As Dr. Forman observed, they believed that they had to do this but still wished that there were enough resources for better schools, parks, health services, etc. that were factors in creating and/or solving the problems. They also did not know what is known now about how a tough sentence for possessing a small amount of marijuana might indeed have an adverse effect on the life of a young person but they did what they believed was right at the time.

This trend still often continues so Dr. Forman advocated a different path that has the potential to help those of all races which involves the election of more progressive prosecutors who might consider alternative sentencing; employers being more open to giving a convicted felon a second chance, churches assuming a greater role in assisting those newly released from jail/prison; and exploring what we, ourselves, could do.

Along these lines, Dr. Forman certainly did something-he now conducts the "Educational Opportunity and Juvenile Justice Clinic" and in 1997 with the help of a friend he founded the "Maya Angelou Public Charter School" which our program notes describe as "an alternative school for school dropouts and youth who had been previously arrested."

In conclusion Dr. Forman spoke of how taking part in such projects has helped him grow as an individual and what a gratifying experience it was for him when he encountered a man who had once been a troubled youth and a client of his when he worked as a public defender. Dr. Forman put his skills to work and managed to steer the youth away from prison and into an alternative program. Dr. Forman shared with us that the once misguided youth had grown up to be a person who is now gainfully employed doing work that is rewarding to him and is a responsible citizen.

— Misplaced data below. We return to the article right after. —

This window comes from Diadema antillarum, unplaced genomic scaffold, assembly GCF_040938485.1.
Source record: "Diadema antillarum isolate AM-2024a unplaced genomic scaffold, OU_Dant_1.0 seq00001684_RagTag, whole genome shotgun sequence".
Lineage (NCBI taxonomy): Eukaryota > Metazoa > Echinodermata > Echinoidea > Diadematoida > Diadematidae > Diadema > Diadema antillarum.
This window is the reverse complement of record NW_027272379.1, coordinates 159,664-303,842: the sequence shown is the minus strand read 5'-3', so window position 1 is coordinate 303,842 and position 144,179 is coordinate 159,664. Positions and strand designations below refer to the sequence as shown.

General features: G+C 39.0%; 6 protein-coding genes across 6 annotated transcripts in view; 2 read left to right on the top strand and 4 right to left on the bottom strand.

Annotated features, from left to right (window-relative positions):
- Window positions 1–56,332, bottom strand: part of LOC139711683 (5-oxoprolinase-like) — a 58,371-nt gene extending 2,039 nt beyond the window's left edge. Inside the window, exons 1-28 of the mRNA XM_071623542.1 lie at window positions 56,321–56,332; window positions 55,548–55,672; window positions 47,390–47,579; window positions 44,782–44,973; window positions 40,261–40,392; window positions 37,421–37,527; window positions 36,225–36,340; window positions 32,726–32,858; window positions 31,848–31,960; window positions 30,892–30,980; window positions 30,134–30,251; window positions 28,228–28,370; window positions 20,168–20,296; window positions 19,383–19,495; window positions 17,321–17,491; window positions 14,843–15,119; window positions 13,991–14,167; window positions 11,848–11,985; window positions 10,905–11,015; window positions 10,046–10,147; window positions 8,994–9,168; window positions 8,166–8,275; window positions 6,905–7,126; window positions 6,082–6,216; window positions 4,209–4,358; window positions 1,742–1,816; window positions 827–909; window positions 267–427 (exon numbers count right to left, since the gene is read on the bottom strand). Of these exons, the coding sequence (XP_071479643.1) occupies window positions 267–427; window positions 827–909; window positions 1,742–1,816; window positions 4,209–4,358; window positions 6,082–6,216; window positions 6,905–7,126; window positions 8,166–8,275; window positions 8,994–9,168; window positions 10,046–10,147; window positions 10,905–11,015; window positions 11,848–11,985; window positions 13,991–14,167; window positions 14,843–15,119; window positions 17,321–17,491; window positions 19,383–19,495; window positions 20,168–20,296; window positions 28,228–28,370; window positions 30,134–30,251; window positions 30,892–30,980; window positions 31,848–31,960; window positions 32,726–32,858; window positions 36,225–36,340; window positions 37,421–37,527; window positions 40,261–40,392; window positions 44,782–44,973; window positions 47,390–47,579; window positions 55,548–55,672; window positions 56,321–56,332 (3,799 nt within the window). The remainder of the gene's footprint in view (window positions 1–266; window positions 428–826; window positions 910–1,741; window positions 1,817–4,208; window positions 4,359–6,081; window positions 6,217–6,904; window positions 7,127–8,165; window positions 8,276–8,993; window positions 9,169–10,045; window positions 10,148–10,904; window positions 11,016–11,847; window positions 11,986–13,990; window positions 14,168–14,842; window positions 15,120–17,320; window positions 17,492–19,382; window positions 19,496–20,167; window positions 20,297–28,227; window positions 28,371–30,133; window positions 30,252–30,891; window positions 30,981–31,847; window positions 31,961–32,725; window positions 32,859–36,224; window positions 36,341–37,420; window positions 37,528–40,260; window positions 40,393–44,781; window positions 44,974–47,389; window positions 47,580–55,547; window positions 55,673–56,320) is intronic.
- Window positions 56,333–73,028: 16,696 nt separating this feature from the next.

Our last event on Friday was the Shrine Church of St. Stanislaus 15th Annual Four Eagles Banquet and Award Ceremony at the Tremont Cityside Ballroom on West 14th Street where we stopped off for a couple of hours.

We particularly wanted to attend this event because the honoree was the late Cleveland Housing Court Judge Raymond L. Pianka who passed away a short time ago. Accordingly the honor would be accepted by his widow, Karen Pianka who was accompanied by her daughter, Kirsten. We gave them both our congratulations and our condolences. From the program notes we read that the Polish legend of the "Four Eagles" dates back centuries and involves paying tribute to heroes and we cannot think of anyone more worthy of such a tribute than Judge Pianka.

During our time at the ballroom, we said "hello" to a lot of people we knew and had several good visits with such people as Mr. David Krakowski, the Music and Liturgy Director at St. Stanislaus, who was acting as he emcee for the night. We also got to talk to Mr. Larry Bender about "Margaret W. Wong & Associates" being able to table once more at the Fall Festival. During dinner we shared a table with Mr. Ron Zeszut, St. Stanislaus' Pastoral Council Chairperson, and his wife and mother who were respectively Mrs. June Zeszut and Mrs. Florence Zeszut.

We would like to add that another person who we saw at this event was Mr. Brandon Chrostowski, the Founder of "Edwins Leadership and Restaurant Institute" in Shaker Heights which help convicted re-integrate themselves into the workforce. Mr. Chrostowski might well be a candidate for Mayor of Cleveland this year and thus we have encountered him at no fewer than three other events this week where he is diligently listening to people and learning how Cleveland could perhaps be a better place. Naturally, he was at the City Club earlier and we discussed Dr. Forman's presentation.

By:

Michael Patterson

Community Liaison,

Margaret W. Wong & Assoc. Co., LLC